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International Criminal Court arrives in DR Congo to start probe, UN says

International Criminal Court arrives in DR Congo to start probe, UN says

Officials from the International Criminal Court (ICC) have arrived in the Democratic Republic of the Congo (DRC) for their first investigation into serious violations of international law allegedly committed in the Great Lakes country in the past two years, a United Nations spokeswoman said today.

Staff from the ICC Prosecutor's Office and Registry are expected to spend the next few days holding closed meetings with representatives of the Congolese authorities, civil society, and international organizations, spokeswoman Marie Okabe told a press briefing in New York.

ICC Chief Prosecutor Luis Moreno-Ocampo said on 23 June that the Court would open the first investigation of the ICC by looking into the grave crimes that allegedly took place on DRC territory since 1 July 2002.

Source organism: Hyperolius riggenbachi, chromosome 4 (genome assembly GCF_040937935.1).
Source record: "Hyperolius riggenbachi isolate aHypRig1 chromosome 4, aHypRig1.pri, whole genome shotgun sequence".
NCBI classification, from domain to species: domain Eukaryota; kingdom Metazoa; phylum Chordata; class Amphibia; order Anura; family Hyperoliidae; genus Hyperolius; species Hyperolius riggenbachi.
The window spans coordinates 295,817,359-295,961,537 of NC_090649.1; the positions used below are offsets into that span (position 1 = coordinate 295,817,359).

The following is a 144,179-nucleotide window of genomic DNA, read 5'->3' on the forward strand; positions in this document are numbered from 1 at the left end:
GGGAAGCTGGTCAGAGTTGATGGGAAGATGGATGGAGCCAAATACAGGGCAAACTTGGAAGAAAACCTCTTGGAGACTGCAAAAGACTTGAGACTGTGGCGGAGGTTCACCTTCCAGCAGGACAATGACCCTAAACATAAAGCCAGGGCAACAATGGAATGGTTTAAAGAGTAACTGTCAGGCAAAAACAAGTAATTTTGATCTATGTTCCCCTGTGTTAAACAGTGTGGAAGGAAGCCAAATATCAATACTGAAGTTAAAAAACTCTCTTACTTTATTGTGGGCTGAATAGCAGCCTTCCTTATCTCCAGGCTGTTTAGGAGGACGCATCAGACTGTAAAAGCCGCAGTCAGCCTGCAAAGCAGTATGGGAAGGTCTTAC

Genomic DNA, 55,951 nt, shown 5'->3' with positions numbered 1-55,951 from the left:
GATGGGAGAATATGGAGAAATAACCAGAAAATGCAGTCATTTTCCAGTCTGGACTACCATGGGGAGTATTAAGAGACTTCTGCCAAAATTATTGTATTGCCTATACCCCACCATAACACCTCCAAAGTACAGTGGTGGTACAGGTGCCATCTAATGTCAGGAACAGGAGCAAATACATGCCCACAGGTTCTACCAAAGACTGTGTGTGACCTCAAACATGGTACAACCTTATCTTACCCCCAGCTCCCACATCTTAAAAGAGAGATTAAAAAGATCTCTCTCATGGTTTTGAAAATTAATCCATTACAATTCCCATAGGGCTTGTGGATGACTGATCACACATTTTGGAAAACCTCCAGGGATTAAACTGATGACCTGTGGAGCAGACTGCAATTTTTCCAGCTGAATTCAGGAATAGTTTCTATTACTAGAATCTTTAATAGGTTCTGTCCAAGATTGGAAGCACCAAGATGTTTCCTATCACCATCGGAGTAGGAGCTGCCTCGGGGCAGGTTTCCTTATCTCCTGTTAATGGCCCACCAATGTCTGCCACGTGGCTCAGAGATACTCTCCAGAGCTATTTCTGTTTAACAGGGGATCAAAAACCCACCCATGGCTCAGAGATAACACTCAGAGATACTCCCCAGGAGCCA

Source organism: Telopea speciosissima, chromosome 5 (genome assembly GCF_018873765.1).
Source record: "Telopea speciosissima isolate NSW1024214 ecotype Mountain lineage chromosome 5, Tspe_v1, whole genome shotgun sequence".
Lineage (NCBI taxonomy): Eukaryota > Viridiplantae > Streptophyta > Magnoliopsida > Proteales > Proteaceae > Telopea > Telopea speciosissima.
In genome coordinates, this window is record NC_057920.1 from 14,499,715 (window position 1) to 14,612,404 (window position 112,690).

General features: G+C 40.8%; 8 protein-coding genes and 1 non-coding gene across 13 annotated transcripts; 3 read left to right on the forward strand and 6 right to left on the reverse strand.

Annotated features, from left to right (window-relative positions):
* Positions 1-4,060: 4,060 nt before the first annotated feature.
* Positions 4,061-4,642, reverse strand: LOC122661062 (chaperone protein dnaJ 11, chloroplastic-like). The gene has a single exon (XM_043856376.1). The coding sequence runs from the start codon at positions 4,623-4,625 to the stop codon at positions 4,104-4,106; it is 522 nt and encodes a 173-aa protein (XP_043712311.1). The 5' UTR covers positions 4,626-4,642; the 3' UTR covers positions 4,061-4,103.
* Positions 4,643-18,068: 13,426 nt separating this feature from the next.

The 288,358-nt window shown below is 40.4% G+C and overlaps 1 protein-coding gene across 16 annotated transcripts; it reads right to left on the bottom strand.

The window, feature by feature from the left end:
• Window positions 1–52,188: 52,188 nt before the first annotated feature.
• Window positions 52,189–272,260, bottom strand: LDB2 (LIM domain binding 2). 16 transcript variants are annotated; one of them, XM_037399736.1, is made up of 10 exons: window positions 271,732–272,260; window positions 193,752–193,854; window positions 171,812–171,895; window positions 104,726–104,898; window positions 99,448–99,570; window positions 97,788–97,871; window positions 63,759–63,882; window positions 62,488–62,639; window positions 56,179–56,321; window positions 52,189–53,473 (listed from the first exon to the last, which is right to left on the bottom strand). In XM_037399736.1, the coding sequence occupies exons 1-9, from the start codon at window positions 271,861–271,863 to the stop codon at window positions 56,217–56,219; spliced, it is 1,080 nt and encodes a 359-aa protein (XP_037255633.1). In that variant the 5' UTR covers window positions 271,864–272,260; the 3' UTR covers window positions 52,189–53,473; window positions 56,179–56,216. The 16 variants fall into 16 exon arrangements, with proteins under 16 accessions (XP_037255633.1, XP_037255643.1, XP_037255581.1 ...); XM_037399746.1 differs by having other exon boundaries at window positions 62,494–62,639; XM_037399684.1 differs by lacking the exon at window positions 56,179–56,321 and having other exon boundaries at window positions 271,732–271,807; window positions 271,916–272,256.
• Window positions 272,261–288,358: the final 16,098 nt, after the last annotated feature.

Last September, the Prosecutor spotlighted connections that between crimes being committed in DRC's Ituri province and businesses operating in Europe, Asia and North America. He pledged to determine the contribution, if any, that these businesses are making to the commission of crimes in the DRC.

"The investigation of the financial aspects of the atrocities allegedly committed in Ituri will be crucial to prevent future crimes and for the prosecution of crimes already committed," he said at the time, voicing hope that the exercise would "contribute to the ongoing peace process and ultimately yield stability for the DRC, fostering not just political stability but also healthy markets."